For the morphometric comparative analysis, DPs from published and unpublished Neanderthals, Pleistocene modern humans, and three samples of recent modern humans from France and Belgium dated from the Neolithic to the Middle Ages (including a modern human and a Neanderthal DP5 undergoing epiphyseal fusion) were assigned to a specific digit based on their respective length and robustness [DP3 ≥ DP4 > DP2 > DP5; (25)] and the morphology of their extremities (table S1) (26, 27, 35). When uncertain, the DPs were pooled in two additional ranks: DP2–4 or DP2–5. The measurements used were those defined by Musgrave (36) for phalanges. The dimensions of Denisova 3 used were those taken on the original specimen for all measurements except the maximum length, which was taken on the virtual reconstruction of the two fragments (Table 2).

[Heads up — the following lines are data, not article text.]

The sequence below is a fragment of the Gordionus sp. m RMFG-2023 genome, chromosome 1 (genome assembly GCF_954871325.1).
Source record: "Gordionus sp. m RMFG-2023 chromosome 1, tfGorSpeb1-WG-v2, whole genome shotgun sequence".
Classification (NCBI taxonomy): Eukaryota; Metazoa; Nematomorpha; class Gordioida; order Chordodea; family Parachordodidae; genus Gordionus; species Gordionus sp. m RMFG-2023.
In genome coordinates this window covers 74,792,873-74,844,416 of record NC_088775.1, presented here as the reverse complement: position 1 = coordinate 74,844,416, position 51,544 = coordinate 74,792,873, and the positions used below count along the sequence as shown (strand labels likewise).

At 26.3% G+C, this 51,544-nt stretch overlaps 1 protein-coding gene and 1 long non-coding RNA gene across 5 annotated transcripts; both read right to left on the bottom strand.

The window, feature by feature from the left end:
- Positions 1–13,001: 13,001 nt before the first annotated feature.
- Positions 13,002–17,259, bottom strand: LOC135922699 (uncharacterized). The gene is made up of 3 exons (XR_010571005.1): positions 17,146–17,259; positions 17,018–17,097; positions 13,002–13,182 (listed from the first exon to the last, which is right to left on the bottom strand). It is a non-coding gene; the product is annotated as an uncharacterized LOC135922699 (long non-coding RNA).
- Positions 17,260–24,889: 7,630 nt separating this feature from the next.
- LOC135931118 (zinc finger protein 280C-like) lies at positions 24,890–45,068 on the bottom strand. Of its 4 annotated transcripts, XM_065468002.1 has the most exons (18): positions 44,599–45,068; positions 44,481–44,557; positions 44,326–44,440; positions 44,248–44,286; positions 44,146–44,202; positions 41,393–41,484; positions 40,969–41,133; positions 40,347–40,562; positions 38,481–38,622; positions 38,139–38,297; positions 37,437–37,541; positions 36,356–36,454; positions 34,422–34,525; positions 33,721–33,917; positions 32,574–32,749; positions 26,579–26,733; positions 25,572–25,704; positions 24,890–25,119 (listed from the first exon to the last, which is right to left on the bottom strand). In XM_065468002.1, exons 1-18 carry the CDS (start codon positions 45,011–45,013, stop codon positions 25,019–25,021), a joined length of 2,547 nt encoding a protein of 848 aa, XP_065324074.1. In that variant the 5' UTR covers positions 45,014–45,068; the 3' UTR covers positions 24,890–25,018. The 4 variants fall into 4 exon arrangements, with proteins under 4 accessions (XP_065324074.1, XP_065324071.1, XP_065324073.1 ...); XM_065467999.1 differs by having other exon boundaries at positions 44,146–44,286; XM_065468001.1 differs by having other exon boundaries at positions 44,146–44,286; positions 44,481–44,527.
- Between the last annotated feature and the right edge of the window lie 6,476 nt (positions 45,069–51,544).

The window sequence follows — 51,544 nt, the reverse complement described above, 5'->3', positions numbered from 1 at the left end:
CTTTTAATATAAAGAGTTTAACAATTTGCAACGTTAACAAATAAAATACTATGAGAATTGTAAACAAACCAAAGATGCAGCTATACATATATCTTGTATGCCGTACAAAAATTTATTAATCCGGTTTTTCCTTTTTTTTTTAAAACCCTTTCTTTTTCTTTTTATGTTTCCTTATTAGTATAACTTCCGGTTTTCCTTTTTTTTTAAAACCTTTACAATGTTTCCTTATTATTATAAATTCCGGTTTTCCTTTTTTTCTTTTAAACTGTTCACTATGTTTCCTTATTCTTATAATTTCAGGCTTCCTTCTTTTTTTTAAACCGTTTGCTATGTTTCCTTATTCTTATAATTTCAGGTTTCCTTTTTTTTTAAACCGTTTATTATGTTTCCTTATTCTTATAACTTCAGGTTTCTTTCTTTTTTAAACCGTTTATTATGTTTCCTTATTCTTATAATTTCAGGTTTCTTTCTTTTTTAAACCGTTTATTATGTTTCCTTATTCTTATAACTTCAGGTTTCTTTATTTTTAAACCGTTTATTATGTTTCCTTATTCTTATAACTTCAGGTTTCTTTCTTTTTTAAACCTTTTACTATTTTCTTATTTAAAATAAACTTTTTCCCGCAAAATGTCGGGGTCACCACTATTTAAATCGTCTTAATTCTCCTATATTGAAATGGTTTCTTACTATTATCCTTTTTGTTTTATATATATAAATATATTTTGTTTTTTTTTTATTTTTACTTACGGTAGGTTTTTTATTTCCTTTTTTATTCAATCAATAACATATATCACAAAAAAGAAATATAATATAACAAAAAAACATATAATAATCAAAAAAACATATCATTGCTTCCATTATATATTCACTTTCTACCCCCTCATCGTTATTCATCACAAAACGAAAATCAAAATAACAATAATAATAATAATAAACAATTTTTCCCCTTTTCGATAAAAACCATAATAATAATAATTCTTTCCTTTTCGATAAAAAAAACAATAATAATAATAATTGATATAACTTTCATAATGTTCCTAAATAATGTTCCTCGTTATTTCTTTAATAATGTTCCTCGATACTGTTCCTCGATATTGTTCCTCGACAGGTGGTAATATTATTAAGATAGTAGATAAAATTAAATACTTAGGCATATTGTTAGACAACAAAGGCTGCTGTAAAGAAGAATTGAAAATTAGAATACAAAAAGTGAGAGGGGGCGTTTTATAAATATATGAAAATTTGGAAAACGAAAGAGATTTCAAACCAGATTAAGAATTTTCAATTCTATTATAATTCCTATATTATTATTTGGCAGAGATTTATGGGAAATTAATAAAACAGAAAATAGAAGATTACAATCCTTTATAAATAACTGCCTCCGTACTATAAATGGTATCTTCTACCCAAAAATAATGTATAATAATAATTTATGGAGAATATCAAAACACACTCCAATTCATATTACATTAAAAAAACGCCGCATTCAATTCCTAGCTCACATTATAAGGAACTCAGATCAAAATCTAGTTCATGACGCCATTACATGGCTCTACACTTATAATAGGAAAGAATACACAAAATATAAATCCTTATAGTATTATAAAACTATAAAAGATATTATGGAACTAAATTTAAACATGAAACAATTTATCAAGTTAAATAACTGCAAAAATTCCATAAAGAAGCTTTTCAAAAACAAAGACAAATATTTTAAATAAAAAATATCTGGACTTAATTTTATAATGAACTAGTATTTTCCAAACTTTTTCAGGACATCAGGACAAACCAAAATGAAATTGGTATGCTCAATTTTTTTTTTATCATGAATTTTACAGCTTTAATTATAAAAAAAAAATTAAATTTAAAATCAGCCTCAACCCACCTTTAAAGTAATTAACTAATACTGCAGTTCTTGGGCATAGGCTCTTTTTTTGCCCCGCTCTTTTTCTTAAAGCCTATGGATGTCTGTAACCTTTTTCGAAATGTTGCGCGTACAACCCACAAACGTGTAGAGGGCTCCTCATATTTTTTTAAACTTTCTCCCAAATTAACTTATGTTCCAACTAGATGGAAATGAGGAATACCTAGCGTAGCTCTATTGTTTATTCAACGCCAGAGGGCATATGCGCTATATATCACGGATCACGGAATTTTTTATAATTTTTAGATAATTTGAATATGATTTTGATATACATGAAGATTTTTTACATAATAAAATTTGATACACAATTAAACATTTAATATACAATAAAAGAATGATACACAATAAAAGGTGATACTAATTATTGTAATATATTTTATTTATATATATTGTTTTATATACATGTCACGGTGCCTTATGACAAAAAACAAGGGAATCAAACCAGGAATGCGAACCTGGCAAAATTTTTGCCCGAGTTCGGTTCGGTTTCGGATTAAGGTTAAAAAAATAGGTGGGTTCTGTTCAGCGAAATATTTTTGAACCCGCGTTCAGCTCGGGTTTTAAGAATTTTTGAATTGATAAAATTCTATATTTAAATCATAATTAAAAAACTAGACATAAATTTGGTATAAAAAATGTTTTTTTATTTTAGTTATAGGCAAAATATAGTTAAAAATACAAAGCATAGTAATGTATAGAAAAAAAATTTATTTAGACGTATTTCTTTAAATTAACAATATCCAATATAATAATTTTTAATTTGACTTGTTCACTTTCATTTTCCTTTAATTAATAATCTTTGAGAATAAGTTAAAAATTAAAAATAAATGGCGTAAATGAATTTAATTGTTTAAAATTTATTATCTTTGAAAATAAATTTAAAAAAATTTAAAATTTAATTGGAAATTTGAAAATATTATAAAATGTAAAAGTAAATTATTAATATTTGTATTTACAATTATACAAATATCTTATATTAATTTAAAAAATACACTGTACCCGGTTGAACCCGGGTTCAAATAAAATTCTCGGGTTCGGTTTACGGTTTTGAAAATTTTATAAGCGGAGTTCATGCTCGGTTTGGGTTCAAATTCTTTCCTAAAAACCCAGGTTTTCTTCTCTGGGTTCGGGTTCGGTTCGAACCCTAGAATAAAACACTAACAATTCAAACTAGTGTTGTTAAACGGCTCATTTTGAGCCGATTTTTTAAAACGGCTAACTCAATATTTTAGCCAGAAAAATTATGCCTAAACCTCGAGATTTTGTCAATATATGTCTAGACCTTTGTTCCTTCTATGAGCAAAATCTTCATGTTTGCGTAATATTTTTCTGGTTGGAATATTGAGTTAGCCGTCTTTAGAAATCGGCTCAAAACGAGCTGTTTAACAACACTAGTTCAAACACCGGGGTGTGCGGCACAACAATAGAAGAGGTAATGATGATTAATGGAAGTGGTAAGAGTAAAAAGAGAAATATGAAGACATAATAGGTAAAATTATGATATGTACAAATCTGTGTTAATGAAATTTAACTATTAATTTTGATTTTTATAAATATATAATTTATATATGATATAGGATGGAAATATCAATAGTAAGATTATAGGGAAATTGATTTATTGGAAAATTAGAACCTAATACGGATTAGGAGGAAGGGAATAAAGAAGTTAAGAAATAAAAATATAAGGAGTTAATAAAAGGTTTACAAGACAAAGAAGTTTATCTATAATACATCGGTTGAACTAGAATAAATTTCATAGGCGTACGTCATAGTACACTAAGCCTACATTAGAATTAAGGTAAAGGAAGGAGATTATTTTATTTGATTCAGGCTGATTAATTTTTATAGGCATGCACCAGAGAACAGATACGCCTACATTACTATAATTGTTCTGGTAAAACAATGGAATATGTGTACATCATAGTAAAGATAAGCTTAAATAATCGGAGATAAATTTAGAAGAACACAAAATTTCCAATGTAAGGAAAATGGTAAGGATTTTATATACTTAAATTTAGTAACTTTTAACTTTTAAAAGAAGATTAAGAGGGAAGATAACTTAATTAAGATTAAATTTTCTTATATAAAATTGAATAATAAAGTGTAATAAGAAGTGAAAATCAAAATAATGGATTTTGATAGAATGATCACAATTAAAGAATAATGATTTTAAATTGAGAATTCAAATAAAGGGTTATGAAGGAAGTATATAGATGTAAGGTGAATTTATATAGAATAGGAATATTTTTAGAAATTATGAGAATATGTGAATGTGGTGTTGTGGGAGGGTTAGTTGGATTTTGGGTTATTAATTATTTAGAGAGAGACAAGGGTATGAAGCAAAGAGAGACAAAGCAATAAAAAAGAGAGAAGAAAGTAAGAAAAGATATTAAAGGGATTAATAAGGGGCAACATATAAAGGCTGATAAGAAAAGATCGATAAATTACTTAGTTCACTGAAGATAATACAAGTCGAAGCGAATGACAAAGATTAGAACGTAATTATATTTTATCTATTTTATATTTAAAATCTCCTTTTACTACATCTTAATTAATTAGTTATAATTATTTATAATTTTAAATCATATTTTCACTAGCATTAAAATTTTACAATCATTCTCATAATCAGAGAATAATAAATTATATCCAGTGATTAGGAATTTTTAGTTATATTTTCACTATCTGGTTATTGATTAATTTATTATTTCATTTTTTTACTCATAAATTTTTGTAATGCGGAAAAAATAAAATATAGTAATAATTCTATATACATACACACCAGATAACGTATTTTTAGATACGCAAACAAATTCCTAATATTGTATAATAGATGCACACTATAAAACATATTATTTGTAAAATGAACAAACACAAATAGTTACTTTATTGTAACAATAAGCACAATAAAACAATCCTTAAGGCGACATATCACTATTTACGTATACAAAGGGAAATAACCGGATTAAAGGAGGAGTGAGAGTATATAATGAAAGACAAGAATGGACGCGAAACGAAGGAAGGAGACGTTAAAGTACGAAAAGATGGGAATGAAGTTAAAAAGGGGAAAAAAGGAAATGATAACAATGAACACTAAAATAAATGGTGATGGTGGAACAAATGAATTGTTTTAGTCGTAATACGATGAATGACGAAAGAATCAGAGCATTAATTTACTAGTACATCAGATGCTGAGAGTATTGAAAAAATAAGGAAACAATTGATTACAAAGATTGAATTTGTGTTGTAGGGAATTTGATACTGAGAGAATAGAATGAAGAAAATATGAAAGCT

We used univariate and multivariate analyses to explore the morphometric characteristics of the DP5 Denisova 3. To compare the dimensions of Denisova 3 to the means and SDs of the Neanderthal and modern human comparative groups, we calculated the scaled Z-score with the distribution variance estimated by the sample variance. The scaled Z-score was chosen such that at Z = 1, it will correspond to a 5% P value for two tails. This was achieved by introducing a scaling factor for the Z-score, which effectively uses a normal distribution with zero mean and variance 1/1.9599. The scaled Z-score was estimated modeling a student’s distribution and correcting for sample size using the following formula (37, 38)Z*=Xmt0.975;n1*s2(1+1n)where Z* is the scaled Z-score, X is the Denisova 3 measurement, m is the mean of the corresponding measurement in the Neanderthal or AMH population, s is the SD, and n is the sample size. Last, t0.975;n-1 is the 97.5% unilateral quantile of the Student’s distribution for n − 1 degree of freedom. The multivariate analysis of the various DPs was performed using principal components analyses (PCAs) on dimensions that were size adjusted through the normalization of each dimension by the geometric mean of all dimensions (39, 40).

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